Kaufman County Judge Hal Richards signed a “shelter in place” order Tuesday afternoon in an effort to curb the spread of coronavirus.
The order goes into effect at 11:59 p.m. Wednesday, March 25. It will expire at 11:59 p.m. on April 8 – subject to extension. The April 8 date was chosen to conform with other jurisdictions.
As of Tuesday morning, there were no confirmed cases of COVID-19 infection in Kaufman County.
The shelter-in-place order requires people who are not engaged in essential services or businesses to stay home. People may still make trips to the grocery store or pharmacy or to medical-related appointments.
The order includes people living in their homes, hotels, motels, and shared rentals. People outside must maintain social distancing of at least six feet. Restaurants may provide only take-out, delivery or drive-thru services. Worship services may be provided only by video and teleconference, and religious institutions must limit in-person staff to 10 or fewer. Under the order, all elective medical, surgical and dental procedures are prohibited.
“Our medical professionals have asked all of us to stay home as much as possible so they may continue to provide care for those in need and curtail the spread of this virus,” Richards said in a prepared statement. “This is the purpose of the shelter in place order for Kaufman County as well as our neighboring counties taking similar action. While it is understood this order will cause inconvenience and financial challenges, it is everyone’s responsibility to our communities to do our part to stop this pandemic from getting worse.”
Employees consider “essential” include those working in the healthcare industry, public safety, electric industry, oil and natural gas, water and wastewater, transportation and logistics, public works, communications and information technology, governmental operations, critical manufacturing, financial services, chemical, defense, essential retail (grocery stores, warehouses, gas stations, etc.), childcare providers, news media, and trash and recycling. The order and a complete list of essential services and businesses are available on the Kaufman County website.
In addition, if someone in a household tests positive for the coronavirus, everyone in the household are ordered to isolate at home. They may not go to work, school or any community function.
Non-essential visitors will not be permitted inside nursing homes and elderly care facilities unless to provide critical assistance or end-of-life visitation.
People who violate the order are subject to a $1,000 fine and/or up to 180 days in jail.
Sheriff Bryan Beavers told the commissioners court Tuesday that his department’s objective is to achieve voluntary compliance. County officials want harsh enforcement action reserved for only the most egregious violations.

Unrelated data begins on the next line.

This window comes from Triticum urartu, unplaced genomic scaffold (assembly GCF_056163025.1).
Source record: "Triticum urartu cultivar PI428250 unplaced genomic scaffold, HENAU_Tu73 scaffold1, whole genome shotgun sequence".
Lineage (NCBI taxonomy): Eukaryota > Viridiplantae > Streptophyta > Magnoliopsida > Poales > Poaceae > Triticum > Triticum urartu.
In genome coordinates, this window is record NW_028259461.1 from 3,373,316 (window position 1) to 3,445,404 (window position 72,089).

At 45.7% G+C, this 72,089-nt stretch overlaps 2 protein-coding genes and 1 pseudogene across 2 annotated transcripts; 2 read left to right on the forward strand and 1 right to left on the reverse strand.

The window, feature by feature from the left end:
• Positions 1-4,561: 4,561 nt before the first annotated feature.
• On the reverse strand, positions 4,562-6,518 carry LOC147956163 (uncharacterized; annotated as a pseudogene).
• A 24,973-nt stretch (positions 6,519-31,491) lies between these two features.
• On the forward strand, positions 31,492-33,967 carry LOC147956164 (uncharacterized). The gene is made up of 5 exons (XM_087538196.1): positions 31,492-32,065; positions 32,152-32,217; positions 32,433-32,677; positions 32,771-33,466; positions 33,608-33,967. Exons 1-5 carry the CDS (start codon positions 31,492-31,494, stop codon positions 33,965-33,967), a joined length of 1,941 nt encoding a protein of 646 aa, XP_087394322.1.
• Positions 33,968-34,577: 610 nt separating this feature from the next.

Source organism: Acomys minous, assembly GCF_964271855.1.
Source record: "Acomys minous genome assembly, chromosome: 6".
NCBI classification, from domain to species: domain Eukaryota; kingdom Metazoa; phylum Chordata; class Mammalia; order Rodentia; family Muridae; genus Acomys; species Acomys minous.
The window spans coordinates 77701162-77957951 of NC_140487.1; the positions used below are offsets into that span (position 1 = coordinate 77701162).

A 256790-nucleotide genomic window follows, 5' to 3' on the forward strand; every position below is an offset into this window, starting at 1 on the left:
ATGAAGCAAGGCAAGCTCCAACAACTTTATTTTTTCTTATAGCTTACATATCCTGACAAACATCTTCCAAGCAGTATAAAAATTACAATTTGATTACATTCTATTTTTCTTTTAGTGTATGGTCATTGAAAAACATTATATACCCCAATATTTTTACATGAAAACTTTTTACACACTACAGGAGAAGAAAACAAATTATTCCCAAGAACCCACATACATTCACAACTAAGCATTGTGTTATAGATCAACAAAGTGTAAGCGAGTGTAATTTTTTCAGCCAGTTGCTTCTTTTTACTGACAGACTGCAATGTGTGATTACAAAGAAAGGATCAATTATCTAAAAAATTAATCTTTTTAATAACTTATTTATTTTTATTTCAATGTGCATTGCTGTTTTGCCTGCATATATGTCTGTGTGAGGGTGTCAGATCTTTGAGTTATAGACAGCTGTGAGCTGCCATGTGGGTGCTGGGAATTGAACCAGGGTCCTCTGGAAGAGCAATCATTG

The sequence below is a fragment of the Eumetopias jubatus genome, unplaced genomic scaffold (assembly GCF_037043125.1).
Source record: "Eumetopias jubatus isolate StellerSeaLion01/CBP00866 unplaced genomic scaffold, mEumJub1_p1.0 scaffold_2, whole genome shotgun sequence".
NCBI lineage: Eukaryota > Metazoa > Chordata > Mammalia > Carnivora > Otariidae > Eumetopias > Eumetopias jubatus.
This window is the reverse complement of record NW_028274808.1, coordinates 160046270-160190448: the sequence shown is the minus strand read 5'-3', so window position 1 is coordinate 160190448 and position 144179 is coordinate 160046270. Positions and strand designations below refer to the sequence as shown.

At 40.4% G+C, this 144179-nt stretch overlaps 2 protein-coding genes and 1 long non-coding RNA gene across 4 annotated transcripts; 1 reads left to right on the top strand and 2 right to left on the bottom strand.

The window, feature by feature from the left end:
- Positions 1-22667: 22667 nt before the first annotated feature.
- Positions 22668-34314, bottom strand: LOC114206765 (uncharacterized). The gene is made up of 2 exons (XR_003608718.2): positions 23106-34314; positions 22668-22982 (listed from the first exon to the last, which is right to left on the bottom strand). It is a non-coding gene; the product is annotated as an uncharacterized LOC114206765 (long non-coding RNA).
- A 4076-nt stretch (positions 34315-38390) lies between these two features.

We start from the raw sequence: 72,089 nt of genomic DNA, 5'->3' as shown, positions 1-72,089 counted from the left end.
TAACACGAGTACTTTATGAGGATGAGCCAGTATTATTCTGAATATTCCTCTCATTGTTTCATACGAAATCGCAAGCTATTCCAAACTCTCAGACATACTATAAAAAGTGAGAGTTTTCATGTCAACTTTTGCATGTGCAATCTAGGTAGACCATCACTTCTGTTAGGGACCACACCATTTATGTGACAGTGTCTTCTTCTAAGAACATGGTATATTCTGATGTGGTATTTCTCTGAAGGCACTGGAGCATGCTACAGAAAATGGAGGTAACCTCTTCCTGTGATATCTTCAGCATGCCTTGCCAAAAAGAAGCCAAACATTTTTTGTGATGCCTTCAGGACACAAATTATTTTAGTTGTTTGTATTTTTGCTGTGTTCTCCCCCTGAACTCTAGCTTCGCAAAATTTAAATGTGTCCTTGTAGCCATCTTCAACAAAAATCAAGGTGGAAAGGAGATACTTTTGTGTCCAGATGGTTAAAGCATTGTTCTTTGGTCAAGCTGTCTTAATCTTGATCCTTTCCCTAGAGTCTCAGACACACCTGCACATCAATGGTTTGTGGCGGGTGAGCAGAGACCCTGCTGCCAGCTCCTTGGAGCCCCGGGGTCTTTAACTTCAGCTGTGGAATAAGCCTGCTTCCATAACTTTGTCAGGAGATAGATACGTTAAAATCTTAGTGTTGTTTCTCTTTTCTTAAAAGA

Although Kaufman County had no reported cases Tuesday, what lies beyond is unknown.
Said Precinct 1 Commissioner Mike Hunt: “Personally, I don’t think Kaufman County is aware of where we’re going to be in two weeks. The dynamics could be fast paced. We can go with sitting here with nothing to being overrun relatively quick.”
Kaufman County, which has an estimated 128,000 people, has one hospital, the 91-bed Texas Health Presbyterian in Kaufman, although many more beds exit in the Metroplex. Richards said he spoke with county Health Officer Dr. Benjamin Brashear about medical capacity.
“His point was that it’s not how much bed space you have, it’s more about personnel and the ability to staff it,” said Richards.
Dallas County Judge Clay Jenkins issued a stay in place order Sunday for Dallas County, which reported 169 COVID-19 cases on Tuesday. Precinct 2 Commissioner Skeet Phillips said he believed Jenkins’ order and the accompanying media coverage has made an impact.
“I think people are really starting to understand that they really do not need to (be out mingling). I think people are a little more intelligent than we give them credit for. I hope they keep this up. I hope they really understand that this is the main way that we’re going to block (transmission) and drop the line and flatten it out is by separating and not transmitting this virus to one another.”
Precinct 4 Commissioner said he agreed with Phillips. “To paraphrase what the president said yesterday, and to agree with you Skeet, we can rebuild the economy but we can’t rebuild a life that might be lost by a failure to act.”
In his statement, Richards struck an optimistic note.
“Together we will make a difference, and I am looking forward to this virus passing and life (getting) back to normal.